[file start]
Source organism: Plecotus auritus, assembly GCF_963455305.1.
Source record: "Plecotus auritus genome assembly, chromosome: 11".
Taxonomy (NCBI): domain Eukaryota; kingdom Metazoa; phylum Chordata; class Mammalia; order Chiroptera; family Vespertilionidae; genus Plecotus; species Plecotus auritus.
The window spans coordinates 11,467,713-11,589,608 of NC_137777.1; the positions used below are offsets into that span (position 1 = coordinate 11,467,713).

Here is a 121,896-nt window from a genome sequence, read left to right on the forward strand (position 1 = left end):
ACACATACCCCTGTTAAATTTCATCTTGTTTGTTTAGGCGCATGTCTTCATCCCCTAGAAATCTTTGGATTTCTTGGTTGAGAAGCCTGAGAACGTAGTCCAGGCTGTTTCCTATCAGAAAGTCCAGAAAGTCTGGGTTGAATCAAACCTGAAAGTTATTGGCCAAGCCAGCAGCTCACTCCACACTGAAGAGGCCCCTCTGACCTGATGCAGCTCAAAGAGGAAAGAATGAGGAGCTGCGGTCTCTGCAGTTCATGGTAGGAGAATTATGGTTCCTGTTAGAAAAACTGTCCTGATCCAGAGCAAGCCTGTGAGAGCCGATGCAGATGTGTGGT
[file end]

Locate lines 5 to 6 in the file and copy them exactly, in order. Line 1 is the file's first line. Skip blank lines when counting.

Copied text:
Here is a 121,896-nt window from a genome sequence, read left to right on the forward strand (position 1 = left end):
ACACATACCCCTGTTAAATTTCATCTTGTTTGTTTAGGCGCATGTCTTCATCCCCTAGAAATCTTTGGATTTCTTGGTTGAGAAGCCTGAGAACGTAGTCCAGGCTGTTTCCTATCAGAAAGTCCAGAAAGTCTGGGTTGAATCAAACCTGAAAGTTATTGGCCAAGCCAGCAGCTCACTCCACACTGAAGAGGCCCCTCTGACCTGATGCAGCTCAAAGAGGAAAGAATGAGGAGCTGCGGTCTCTGCAGTTCATGGTAGGAGAATTATGGTTCCTGTTAGAAAAACTGTCCTGATCCAGAGCAAGCCTGTGAGAGCCGATGCAGATGTGTGGT